Survey of Clinical Providers and Allied Health Staff at a National Cancer Institute-Designated Comprehensive Cancer Center: Cultural Awareness in the Care of LGBTQ2S + Patients with Cancer
Domogauer, Jason D.; Charifson, Mia; Sutter, Megan E.; Haseltine, Megan; Nelson, Rachel; Stasenko, Marina; Chachoua, Abraham; Quinn, Gwendolyn P.
To identify potential gaps in attitudes, knowledge, and practices towards LGBTQ2S + patients with a cancer diagnosis, a survey of clinical providers (CP) and allied health staff (AHS) was conducted to identify areas of improvement and guide development for future education and training. A previously published, validated survey was adapted at the direction of a LGBTQ2S + Patient and Family Advisory Council, and modified to include AHS. The survey was disseminated to all faculty and staff, and was adapted to the participants"™ self-identified level of patient interaction/care responsibilities. Subsections consisted of questions related to demographics, knowledge, attitudes, and practice behaviors towards participating in the care of LGBTQ2S + patients. Results were quantified using stratified analysis and an attitude summary measure. Of the 311 respondents, 179 self-identified as CPs and 132 as AHS. There was high agreement in comfort treating or assisting LGBTQ2S + patients by CP and AHS respondents, respectively. CPs possessed significantly higher knowledge regarding LGBTQ2S + health when compared to AHS; however, there remained high percentages of "neutral" and "do not know or prefer not to answer" responses regardless of clinical role. There was high agreement regarding the importance of knowing a patient"™s gender identity (GI) and pronouns (CP vs. AHS; 76.9% vs. 73.5% and 89.4% vs. 84.1%, respectively), whereas patient"™s sexual orientation and sex assigned at birth (CP vs. AHS; 51.1% vs. 53.5% and 58.6% vs. 62.9%, respectively) were viewed as less important. There was high interest in receiving education regarding the unique needs of LGBTQ2S + patients regardless of clinical role. Stratified analyses of CPs revealed early-career physicians (< 1"“5 years from graduation) expressed higher interest in additional education and involvement with LGBTQ2S + -focused trainings when compared to mid- and late-career providers. This is the first study, to our knowledge, assessing the attitudes, knowledge, and practices of CPs and AHS regarding the care of LGBTQ2S + patients with cancer. Overall, there was high comfort treating/assisting LGBTQ2S + patients among CP and AHS respondents, respectively; yet, both groups possessed significant gaps in LGBTQ2S + -focused knowledge.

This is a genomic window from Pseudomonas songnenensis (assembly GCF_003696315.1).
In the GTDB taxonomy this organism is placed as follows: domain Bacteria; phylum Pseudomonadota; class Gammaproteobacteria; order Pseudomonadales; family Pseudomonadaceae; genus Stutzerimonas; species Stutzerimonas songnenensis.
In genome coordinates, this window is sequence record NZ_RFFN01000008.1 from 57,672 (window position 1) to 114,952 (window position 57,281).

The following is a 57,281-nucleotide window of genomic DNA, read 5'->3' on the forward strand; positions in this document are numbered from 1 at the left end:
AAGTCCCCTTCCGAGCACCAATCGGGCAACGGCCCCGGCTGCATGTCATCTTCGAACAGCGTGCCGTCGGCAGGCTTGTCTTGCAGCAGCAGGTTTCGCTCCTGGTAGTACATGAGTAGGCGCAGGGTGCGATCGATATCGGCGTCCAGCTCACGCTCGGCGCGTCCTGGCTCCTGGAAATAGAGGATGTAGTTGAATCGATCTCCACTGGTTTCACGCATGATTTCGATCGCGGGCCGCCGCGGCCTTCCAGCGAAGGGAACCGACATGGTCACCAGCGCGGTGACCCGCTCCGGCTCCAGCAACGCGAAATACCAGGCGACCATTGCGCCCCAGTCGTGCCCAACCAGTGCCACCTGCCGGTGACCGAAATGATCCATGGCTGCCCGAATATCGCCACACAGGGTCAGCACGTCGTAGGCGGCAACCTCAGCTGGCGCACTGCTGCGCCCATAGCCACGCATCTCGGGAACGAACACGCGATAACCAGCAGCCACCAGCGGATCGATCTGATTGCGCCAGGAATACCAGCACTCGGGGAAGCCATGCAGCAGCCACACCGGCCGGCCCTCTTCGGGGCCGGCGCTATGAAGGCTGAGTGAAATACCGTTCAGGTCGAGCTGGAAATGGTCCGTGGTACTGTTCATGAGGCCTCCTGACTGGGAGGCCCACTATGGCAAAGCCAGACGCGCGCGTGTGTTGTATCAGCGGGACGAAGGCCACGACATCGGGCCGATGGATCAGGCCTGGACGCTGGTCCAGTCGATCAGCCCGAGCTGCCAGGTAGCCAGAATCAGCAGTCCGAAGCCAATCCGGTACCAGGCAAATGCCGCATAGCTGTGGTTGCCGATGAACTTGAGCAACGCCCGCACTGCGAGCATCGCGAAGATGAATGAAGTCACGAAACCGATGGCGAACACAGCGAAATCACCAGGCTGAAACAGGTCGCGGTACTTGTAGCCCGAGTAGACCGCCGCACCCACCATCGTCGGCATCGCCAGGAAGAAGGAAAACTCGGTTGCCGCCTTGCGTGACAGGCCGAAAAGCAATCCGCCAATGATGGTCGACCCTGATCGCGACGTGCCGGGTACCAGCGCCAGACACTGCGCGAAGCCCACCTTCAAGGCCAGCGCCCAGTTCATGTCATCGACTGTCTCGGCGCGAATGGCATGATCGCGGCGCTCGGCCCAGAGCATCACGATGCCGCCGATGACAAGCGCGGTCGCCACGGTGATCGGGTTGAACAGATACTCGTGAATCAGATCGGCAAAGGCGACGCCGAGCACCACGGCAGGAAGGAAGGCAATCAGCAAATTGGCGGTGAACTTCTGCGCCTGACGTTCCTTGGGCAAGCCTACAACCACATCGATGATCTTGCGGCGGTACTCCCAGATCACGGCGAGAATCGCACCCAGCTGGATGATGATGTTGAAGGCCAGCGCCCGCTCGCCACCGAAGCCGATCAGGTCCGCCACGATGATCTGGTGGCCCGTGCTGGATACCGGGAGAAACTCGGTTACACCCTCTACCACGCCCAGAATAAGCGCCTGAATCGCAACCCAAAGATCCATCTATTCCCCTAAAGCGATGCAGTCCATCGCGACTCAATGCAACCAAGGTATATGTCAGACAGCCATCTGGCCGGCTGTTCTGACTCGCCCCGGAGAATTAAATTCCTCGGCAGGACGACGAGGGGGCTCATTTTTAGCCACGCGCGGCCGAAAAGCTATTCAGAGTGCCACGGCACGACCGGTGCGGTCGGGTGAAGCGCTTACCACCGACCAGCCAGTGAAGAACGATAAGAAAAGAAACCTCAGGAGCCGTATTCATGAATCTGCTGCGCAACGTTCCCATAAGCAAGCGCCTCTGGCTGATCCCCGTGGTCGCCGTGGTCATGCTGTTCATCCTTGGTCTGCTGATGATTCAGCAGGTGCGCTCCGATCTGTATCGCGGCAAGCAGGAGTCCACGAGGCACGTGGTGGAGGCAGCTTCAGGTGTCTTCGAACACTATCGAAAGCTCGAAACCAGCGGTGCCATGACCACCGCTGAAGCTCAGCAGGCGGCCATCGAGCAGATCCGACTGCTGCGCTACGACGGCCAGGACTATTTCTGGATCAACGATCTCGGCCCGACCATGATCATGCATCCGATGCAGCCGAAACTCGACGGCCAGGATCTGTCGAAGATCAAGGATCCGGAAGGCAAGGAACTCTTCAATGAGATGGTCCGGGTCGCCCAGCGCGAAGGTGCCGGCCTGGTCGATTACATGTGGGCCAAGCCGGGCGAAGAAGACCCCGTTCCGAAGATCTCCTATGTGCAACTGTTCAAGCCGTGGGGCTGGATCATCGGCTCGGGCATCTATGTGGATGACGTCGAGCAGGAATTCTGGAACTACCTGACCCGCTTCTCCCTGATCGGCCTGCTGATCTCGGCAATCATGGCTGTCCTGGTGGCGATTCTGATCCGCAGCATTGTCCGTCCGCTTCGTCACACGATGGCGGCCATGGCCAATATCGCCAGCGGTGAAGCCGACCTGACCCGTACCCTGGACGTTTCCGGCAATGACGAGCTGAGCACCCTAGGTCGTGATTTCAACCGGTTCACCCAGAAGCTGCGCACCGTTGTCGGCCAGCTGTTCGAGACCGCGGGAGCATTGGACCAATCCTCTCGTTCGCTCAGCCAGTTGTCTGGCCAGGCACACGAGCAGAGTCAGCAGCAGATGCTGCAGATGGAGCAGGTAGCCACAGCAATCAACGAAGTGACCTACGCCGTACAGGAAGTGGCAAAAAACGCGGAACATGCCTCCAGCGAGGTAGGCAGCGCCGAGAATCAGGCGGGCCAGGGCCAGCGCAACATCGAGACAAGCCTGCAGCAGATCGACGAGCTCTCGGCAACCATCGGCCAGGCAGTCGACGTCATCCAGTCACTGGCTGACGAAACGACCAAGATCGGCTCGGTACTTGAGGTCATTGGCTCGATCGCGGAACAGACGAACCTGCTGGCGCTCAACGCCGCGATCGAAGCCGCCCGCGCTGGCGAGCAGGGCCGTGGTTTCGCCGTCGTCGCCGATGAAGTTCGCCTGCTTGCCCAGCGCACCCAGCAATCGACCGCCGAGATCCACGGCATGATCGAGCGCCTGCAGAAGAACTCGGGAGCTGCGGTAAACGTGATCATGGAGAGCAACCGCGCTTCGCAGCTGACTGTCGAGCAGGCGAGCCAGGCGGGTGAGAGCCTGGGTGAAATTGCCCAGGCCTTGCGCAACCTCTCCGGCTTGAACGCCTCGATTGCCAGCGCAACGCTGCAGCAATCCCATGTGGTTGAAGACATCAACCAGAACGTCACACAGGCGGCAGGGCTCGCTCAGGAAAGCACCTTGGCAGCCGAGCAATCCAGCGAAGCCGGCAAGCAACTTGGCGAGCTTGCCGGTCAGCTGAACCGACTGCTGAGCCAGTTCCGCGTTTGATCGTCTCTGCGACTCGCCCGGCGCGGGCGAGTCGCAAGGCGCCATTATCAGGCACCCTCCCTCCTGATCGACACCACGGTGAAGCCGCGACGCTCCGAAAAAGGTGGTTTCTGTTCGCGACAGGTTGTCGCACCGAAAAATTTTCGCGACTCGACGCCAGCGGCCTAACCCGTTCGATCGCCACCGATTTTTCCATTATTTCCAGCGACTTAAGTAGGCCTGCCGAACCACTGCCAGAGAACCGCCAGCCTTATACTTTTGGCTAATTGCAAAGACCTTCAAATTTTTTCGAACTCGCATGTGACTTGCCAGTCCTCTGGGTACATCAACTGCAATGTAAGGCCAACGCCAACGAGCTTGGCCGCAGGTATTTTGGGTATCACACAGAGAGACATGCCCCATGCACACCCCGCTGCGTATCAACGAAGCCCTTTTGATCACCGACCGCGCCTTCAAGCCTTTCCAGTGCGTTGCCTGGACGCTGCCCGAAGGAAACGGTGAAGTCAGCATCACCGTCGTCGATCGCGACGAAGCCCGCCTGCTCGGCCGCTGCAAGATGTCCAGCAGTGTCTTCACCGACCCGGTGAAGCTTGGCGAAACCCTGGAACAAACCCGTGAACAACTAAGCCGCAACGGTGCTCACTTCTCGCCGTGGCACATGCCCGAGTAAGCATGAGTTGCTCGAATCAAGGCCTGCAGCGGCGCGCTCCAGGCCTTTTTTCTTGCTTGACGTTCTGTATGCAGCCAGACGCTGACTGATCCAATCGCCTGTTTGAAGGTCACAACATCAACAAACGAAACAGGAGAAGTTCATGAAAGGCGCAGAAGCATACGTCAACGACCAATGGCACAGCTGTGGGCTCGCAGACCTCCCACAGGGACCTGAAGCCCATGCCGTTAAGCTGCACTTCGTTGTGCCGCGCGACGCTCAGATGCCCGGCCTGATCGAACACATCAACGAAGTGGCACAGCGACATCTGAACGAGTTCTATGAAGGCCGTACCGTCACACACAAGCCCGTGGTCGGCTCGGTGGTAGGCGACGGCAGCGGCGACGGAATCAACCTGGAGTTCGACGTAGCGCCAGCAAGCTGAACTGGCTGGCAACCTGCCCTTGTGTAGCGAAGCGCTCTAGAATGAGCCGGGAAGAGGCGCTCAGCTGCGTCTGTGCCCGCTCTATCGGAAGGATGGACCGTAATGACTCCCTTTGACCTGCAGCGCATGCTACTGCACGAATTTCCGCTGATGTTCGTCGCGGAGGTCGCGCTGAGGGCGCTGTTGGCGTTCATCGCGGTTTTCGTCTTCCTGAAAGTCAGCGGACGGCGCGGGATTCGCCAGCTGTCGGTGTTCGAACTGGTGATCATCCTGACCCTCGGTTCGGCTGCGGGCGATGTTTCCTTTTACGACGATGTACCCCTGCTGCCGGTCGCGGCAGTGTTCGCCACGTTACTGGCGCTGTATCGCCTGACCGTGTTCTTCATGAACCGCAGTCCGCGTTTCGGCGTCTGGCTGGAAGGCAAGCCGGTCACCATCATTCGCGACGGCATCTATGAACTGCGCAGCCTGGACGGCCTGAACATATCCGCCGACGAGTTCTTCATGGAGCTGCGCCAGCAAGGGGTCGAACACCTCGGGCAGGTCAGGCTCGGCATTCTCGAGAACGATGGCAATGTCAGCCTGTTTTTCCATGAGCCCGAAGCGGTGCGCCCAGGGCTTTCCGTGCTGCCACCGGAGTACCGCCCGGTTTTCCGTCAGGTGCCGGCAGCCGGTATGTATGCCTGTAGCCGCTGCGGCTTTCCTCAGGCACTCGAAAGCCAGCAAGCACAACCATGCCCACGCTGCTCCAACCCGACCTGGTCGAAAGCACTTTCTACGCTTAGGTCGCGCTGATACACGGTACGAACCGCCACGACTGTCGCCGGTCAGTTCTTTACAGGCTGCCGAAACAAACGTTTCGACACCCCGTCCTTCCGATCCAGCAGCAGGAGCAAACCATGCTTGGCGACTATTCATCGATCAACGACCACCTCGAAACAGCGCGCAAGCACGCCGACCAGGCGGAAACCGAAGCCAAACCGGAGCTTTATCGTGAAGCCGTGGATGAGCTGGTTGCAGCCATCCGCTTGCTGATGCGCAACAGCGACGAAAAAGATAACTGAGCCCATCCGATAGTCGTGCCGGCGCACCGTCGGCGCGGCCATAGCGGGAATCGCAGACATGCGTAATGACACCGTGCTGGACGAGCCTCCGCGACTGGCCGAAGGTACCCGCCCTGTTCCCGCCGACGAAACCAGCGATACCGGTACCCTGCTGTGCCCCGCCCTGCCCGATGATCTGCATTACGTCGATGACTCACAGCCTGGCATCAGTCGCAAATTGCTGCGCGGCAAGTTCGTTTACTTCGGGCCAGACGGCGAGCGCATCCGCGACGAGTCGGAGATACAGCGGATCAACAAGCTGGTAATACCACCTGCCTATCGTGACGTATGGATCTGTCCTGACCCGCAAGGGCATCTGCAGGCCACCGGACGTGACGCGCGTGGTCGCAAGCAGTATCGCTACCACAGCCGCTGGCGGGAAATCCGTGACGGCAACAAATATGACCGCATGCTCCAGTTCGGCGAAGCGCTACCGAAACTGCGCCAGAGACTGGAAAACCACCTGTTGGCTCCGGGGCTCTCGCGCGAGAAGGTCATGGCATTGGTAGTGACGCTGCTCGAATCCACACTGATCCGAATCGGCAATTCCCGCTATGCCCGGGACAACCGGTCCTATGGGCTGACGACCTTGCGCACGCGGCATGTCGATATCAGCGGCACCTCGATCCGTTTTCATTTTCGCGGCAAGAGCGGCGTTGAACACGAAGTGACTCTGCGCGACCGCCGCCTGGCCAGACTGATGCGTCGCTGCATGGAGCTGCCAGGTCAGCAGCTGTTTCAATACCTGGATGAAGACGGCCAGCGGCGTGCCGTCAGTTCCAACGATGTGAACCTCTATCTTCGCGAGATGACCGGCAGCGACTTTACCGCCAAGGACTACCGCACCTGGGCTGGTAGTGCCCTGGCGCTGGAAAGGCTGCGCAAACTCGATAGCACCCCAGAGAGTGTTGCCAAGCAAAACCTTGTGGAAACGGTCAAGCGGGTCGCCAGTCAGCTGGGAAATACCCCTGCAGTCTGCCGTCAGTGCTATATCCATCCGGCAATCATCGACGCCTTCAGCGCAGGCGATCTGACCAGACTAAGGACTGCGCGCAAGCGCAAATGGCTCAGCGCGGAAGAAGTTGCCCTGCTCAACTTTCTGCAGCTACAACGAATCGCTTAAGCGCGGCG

Examining the Relationship between Perceived Social and Familial Support and Fear of Cancer Recurrence in Breast Cancer Survivors [Meeting Abstract]
Miron, Carly D.; Malgaroli, Matteo; Szuhany, Kristin; Adhikari, Samrachana; Riley, Gabriella; Chachoua, Abraham; Meyers, Marleen; Rosenthal, Jane; Simon, Naomi M.
Stereotactic Body Radiation Therapy for the Treatment of Locally Recurrent and Oligoprogressive Non-Small Cell Lung Cancer: A Single Institution Experience
Katz, Leah M; Ng, Victor; Wu, S Peter; Yan, Sherry; Grew, David; Shin, Samuel; Colangelo, Nicholas W; McCarthy, Allison; Pass, Harvey I; Chachoua, Abraham; Schiff, Peter B